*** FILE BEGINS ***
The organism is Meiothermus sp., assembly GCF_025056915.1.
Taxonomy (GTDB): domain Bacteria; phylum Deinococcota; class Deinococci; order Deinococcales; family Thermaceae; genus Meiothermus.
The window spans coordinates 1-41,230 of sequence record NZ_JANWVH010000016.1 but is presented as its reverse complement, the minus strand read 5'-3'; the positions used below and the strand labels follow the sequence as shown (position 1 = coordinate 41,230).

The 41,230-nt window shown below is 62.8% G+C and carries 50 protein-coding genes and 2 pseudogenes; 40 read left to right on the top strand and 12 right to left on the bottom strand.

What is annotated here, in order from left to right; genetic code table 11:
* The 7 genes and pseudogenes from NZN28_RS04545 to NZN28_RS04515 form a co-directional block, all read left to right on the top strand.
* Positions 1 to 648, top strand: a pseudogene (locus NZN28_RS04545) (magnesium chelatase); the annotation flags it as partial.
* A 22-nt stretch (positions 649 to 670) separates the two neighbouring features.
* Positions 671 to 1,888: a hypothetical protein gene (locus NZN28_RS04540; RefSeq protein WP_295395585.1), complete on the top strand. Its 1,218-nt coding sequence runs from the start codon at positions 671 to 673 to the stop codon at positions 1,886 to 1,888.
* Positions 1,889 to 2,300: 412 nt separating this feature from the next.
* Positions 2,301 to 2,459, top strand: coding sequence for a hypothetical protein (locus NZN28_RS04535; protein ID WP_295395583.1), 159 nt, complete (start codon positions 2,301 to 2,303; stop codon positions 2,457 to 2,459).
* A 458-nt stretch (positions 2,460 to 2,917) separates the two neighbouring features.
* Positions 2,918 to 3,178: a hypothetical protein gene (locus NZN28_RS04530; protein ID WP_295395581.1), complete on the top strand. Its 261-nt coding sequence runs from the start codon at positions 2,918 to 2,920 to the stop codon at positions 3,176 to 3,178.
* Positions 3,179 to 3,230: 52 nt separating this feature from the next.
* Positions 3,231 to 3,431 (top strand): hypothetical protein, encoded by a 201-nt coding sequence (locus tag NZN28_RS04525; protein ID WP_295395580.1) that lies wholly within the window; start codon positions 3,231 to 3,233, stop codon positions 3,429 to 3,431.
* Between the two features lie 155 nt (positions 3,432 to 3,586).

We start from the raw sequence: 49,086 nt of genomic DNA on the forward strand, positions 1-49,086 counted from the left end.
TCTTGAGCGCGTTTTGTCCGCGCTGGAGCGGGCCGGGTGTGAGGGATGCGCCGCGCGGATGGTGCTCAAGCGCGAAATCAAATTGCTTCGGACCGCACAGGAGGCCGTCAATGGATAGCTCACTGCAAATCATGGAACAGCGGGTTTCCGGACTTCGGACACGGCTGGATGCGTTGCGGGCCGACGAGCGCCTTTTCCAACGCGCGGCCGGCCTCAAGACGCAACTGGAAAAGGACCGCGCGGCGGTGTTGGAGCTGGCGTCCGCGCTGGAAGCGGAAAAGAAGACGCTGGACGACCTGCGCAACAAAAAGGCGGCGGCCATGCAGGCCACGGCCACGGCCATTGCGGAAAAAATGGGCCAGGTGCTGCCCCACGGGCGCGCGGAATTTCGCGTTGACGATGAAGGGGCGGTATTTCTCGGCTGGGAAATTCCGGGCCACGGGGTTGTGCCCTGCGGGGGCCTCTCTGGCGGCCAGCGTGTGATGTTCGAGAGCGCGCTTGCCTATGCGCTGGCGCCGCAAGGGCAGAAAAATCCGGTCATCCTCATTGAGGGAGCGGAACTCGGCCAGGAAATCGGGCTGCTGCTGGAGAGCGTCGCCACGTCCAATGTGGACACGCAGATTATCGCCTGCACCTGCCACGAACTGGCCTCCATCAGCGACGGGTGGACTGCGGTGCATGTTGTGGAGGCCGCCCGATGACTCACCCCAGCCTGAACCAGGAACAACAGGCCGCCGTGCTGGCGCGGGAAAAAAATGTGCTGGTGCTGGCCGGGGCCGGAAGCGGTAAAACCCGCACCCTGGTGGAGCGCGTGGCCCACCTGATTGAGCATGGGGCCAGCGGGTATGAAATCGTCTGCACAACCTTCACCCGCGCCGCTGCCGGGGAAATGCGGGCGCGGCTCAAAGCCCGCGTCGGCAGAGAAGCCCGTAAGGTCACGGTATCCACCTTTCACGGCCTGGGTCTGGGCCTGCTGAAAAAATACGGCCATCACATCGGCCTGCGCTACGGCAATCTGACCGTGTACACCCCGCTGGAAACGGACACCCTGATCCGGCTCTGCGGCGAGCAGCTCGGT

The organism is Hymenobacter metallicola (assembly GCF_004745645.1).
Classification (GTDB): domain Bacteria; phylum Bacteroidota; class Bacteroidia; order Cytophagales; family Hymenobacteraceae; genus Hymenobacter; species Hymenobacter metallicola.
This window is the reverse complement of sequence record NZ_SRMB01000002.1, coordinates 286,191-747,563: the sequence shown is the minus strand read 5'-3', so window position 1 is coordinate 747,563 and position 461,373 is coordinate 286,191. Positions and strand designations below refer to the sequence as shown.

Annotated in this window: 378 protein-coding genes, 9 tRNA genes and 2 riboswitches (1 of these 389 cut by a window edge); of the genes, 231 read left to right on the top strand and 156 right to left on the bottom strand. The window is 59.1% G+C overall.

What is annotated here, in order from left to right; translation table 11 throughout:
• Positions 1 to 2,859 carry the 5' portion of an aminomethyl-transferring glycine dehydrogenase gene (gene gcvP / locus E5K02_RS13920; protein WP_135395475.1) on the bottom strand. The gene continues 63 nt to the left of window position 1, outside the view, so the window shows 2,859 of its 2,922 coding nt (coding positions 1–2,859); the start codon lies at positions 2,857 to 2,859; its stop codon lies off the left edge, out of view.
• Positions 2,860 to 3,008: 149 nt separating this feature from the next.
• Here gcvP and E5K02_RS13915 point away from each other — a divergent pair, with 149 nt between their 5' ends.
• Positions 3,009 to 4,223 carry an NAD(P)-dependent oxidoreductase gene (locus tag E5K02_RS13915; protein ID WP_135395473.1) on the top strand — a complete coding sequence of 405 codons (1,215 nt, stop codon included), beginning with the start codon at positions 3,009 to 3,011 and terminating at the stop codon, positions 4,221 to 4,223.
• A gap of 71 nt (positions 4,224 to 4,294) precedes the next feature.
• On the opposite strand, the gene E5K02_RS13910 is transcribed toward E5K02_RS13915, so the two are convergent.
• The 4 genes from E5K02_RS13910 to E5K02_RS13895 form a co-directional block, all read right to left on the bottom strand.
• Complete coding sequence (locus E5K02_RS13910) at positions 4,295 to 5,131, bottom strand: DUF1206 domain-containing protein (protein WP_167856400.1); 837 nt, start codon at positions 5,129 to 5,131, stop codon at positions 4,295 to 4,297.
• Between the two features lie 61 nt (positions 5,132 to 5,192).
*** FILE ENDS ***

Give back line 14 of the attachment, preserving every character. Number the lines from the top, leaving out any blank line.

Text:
* Positions 3,179 to 3,230: 52 nt separating this feature from the next.